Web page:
The Department of Homeland Security has a guide for workplaces with some timely reminders worth repeating, such as having a plan in place beforehand and being prepared to leave your belongings behind during an evacuation.


6. Follow proper safety incident responses

A related point is communicating what to do during various safety incidents. These might include:

  • Spills of chemicals and other materials
  • Bodily injuries
  • Vehicle collisions
  • Equipment malfunctions
  • Unsafe conditions at the worksite
  • Damaged facilities or equipment


Not every employee will be trained on chemical-spill procedures, but they should all know to deploy signage or cones, avoid the area, and alert a supervisor immediately. Other responses may also be universal, such as never moving an injured person to avoid provoking further damage to their body.


7. Address mental health and workplace bullying

There will probably always be unreported cases of workplace bullying and sexual or physical harassment. Still, employers can ensure there are fewer places in their organizations for such behavior to hide.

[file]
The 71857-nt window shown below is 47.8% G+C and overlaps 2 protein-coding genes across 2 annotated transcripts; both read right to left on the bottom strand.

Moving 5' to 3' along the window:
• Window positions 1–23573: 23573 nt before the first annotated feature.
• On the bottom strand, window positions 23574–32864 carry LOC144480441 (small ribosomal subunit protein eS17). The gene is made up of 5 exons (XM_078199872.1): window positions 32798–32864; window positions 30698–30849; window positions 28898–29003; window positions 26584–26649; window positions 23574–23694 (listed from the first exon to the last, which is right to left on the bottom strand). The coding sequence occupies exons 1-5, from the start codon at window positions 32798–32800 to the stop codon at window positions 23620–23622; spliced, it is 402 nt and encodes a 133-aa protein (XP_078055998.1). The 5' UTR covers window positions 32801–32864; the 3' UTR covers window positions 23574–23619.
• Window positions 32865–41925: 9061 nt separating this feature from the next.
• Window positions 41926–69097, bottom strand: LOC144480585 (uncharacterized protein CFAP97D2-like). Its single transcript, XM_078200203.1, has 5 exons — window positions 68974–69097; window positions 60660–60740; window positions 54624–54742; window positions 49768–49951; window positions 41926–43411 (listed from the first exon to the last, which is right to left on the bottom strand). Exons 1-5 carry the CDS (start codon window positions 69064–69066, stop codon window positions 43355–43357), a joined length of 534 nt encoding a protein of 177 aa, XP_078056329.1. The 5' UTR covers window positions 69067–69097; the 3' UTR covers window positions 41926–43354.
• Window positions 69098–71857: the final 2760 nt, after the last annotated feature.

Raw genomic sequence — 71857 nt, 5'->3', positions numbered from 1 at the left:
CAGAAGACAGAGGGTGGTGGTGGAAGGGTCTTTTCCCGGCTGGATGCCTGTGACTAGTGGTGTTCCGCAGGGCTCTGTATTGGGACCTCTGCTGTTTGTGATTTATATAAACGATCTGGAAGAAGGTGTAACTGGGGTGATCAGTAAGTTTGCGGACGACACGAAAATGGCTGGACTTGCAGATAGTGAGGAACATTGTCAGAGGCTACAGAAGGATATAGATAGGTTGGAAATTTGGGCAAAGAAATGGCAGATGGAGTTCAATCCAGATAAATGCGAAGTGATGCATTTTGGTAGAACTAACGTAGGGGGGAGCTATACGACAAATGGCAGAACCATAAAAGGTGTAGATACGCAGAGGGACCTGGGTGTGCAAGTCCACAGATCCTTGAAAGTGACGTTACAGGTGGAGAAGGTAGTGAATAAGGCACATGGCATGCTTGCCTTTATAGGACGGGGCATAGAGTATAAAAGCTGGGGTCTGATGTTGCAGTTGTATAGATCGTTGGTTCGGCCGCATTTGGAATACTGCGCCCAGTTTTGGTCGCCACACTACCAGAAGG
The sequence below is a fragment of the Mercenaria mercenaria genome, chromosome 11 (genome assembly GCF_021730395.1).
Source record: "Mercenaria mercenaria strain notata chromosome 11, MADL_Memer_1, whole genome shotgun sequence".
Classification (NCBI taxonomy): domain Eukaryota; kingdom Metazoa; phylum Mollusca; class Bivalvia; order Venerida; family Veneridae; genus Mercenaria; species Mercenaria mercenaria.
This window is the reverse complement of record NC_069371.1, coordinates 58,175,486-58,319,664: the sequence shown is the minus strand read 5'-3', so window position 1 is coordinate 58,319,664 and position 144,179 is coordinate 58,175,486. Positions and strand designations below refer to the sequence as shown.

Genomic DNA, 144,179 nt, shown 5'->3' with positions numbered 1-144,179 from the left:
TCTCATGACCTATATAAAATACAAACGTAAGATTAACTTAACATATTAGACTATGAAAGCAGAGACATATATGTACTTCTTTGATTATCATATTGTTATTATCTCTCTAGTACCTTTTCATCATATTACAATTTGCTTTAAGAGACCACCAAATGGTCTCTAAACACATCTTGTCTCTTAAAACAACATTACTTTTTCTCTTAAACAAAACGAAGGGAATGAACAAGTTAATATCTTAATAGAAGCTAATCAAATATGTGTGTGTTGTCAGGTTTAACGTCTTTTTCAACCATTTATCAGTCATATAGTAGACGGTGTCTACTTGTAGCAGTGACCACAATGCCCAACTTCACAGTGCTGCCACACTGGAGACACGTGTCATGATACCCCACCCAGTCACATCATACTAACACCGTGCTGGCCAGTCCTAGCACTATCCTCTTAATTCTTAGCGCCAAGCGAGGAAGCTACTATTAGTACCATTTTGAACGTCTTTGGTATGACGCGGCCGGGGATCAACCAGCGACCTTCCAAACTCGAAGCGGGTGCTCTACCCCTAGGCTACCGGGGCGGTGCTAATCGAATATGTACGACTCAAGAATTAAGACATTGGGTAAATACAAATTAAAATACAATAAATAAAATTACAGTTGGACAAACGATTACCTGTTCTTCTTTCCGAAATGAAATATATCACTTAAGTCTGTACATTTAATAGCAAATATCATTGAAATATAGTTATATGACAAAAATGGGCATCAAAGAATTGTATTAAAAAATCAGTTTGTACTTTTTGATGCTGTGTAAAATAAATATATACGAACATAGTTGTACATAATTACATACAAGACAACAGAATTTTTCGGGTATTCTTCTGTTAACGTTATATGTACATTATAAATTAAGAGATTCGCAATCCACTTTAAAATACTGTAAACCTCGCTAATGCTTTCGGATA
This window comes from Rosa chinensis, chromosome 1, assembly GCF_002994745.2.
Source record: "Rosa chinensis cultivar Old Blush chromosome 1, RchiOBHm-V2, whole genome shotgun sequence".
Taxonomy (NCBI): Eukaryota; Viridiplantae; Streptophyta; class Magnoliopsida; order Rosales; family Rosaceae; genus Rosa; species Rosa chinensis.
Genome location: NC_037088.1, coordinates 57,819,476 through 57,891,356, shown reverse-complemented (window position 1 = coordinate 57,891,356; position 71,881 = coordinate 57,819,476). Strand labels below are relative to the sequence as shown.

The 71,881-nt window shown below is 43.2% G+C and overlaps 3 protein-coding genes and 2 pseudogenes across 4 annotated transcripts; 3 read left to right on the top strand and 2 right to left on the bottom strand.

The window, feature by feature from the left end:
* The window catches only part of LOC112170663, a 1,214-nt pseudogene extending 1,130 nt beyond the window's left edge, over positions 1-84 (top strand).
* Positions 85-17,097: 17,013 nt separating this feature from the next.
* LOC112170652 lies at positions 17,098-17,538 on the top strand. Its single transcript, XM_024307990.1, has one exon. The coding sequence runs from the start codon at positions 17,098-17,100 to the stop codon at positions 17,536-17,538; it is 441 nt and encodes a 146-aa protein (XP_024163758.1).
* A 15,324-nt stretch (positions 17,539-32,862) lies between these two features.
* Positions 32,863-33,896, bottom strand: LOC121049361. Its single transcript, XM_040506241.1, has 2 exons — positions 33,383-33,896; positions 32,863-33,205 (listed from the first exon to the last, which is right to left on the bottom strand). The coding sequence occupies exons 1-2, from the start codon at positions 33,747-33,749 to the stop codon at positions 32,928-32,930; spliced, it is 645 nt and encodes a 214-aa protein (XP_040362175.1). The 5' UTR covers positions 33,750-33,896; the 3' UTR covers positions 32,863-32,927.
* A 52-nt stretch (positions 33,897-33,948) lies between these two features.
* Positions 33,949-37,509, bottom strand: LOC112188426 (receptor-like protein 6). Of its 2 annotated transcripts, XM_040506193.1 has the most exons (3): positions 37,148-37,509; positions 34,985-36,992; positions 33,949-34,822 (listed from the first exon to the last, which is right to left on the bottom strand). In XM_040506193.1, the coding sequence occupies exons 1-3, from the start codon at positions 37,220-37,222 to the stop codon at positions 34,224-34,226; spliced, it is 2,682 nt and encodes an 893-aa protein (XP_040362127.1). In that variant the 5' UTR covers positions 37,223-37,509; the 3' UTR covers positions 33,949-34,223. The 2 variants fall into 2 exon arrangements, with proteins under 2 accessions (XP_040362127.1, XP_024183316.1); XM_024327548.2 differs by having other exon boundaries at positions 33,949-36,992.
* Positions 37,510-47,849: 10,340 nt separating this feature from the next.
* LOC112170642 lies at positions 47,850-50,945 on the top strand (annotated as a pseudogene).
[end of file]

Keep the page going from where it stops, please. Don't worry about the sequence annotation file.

When acts of aggression or abuse go unreported, it's often because the victim fears there's no channel to do so or because they worry leadership won't take them seriously. Use short safety tip meetings to let your teams know you run a zero-tolerance workplace where uncivilized behavior is answered decisively.


8. Provide news about ongoing or future changes

Management in manufacturing, construction and logistics environments sometimes gets too caught up in technology investments, workflow changes and facility upgrades to communicate about these changes effectively to the workforce.

Will new procedures and technologies change how workers do their jobs? If so, companies get better results when communicating about them before, during and after implementation. Doing so ensures workers can roll with the punches safely and ask questions before implementing new materials or practices.


9. Teach how to lift heavy objects

Pride is the cause of lots of workplace injuries, from dislocations to hernias. Take every opportunity to remind employees there's no shame in calling in a buddy to perform a team lift on a heavy or awkwardly shaped burden or to reach for something from the oversized warehouse racking. Lots of job listings request applicants who can lift 50 or 100 pounds, but it doesn't necessarily mean doing so is safe in every case.